• “The Charting a Pathway to Intellectual Leadership model: Valuing unseen gendered labor in annual and promotion review”

    Author(s):
    Sonja Rae Fritzsche (see profile)
    Date:
    2023
    Item Type:
    Conference paper
    Conf. Title:
    Modern Language Association Annual Convention
    Conf. Org.:
    Modern Language Association
    Conf. Loc.:
    San Francisco
    Conf. Date:
    January 7, 2023
    Permanent URL:
    https://doi.org/10.17613/34dm-g432
    Abstract:
    Annual and promotion review in institutions of higher education continues to reinforce practices of epistemic exclusion ((Settles, I. H., Jones, M. K., Buchanan, N. T., & Dotson, K., 2020) that proportionally disadvantage women, particularly BIPOC women, in terms of career advancement. Study after study continue to document the unseen labor of women in academia – both staff and faculty. One of the ways to help address such invisible or unrewarded work is to make it visible and develop ways to incentivize and reward it. This is work that we can all do in our own departments and programs. At Michigan State University in the College of Arts and Letters we are asking departments to do just this through the Charting a Pathway to Intellectual Leadership Initiative that we affectionately call “CPIL.” The initiative operates under the assumption that practices of “epistemic exclusion” greatly limit the quality, application, and effectiveness of knowledge created. Scholars Kristie Dotson, Nicole Buchanan, Isis Settles, and Martinique Jones describe epistemic exclusion as an “evaluation bias” that “occurs because of prejudice and negative stereotypes toward historically underrepresented groups in combination with disciplinary norms about valued scholarship” (493-494). CPIL then works to combat evaluation bias in multiple ways: 1) through a shift in the lens through which academic work is viewed and evaluated, 2) through the use of alternate metrics to recognize work that is done in interdisciplinary fields, in the public humanities and digital humanities, areas in which women and particularly BIPOC women often research and teach, 3) by reviewing the academic structures that govern evaluation to make them more inclusive and equitable.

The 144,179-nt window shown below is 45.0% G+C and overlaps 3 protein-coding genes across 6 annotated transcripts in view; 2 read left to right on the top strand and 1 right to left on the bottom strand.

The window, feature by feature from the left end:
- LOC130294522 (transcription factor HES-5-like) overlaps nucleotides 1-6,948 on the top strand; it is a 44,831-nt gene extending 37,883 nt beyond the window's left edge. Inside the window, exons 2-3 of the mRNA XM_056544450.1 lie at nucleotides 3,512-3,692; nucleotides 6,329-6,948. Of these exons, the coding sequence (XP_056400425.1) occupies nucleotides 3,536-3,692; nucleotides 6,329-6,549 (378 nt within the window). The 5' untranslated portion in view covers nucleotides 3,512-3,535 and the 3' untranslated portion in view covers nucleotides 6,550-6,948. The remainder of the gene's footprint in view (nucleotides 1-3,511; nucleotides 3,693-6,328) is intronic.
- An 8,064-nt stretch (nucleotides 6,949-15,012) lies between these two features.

Metadata:
    Status:
    Published
    Last Updated:
    1 year ago
    License:
    Attribution

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